Research on these lesser known compounds is still preliminary, but is evolving fast. Clinicians and patients could ultimately use information such as plant or product lab tests for these compounds to their advantage.
For instance, some secondary cannabinoids or terpenes such as Beta-caryophyllene may have positive effects on pain, but without reliable information about the chemovar we’ll never know if these chemicals are present within the plant (or product) we intend to use. Another important factor to consider is drug delivery and whether these compounds are even capable of reaching their intended sites of action to produce clinical effects. For instance, some terpenes are not stable at high temperatures or are broken down by stomach acid, so depending on the route of administration the effects from some terpene compounds are likely moot.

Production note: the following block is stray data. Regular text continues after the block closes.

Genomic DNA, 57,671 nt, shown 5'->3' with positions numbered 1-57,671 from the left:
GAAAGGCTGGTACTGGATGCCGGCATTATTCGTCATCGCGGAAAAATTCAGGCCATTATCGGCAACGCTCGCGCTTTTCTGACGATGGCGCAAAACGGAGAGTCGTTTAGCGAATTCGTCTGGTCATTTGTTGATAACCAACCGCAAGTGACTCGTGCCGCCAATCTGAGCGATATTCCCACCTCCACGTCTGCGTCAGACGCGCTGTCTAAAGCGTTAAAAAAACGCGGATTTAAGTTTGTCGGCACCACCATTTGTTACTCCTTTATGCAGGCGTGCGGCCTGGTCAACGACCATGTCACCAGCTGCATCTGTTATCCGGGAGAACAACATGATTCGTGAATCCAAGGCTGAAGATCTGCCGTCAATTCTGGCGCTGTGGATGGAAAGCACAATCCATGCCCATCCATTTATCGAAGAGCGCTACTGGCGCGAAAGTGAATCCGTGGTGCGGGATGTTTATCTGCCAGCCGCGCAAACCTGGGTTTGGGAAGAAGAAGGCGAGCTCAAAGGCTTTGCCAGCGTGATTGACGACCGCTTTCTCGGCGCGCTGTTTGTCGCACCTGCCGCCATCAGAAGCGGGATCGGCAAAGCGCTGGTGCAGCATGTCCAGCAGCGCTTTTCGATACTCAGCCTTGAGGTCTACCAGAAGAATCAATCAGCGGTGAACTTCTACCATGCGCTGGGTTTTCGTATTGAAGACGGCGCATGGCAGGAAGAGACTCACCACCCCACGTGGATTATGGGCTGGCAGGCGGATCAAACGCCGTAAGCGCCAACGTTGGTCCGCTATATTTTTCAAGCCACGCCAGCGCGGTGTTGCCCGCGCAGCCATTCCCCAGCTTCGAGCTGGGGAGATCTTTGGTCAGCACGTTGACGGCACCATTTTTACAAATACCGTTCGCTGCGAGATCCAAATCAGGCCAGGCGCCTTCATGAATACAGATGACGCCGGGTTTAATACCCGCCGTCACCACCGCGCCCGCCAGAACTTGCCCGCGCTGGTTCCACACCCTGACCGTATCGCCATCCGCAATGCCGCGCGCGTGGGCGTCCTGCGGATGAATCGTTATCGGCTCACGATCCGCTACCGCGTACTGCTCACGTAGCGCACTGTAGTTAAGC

There’s no strong evidence to support the notion that one strain will work better than another for your chronic pain. Overall, the use of cannabis for pain management following spinal fusion is controversial. I suggest you seek the information on the chemovar (not the strain) as well as the advice of a medical provider or pharmacist at a dispensary. They can help you identify cannabis products and dosages that have similar characteristics to what’s been evaluated in well-controlled studies. Then you can self-experiment using the provider’s guidance.
Good luck and I hope this helps.
Health Effects of Cannabis and Cannabinoids (Link)
The Effects of Marijuana Use on Lumbar Spinal Fusion (PubMed)
Cannabis Abuse and Perioperative Complications Following Inpatient Spine Surgery in the United States (PubMed)
The Enigma of Cannabis Use for Spinal Cord Injury (PubMed)
The Cannabis Sativa vs. Indica Debate (PubMed)
The cannabinoid CB₂ receptor-selective phytocannabinoid beta-caryophyllene exerts analgesic effects in mouse models of inflammatory and neuropathic pain (PubMed)
The influence of terpenes on the release of volatile organic compounds and active ingredients to cannabis vaping aerosols (Link)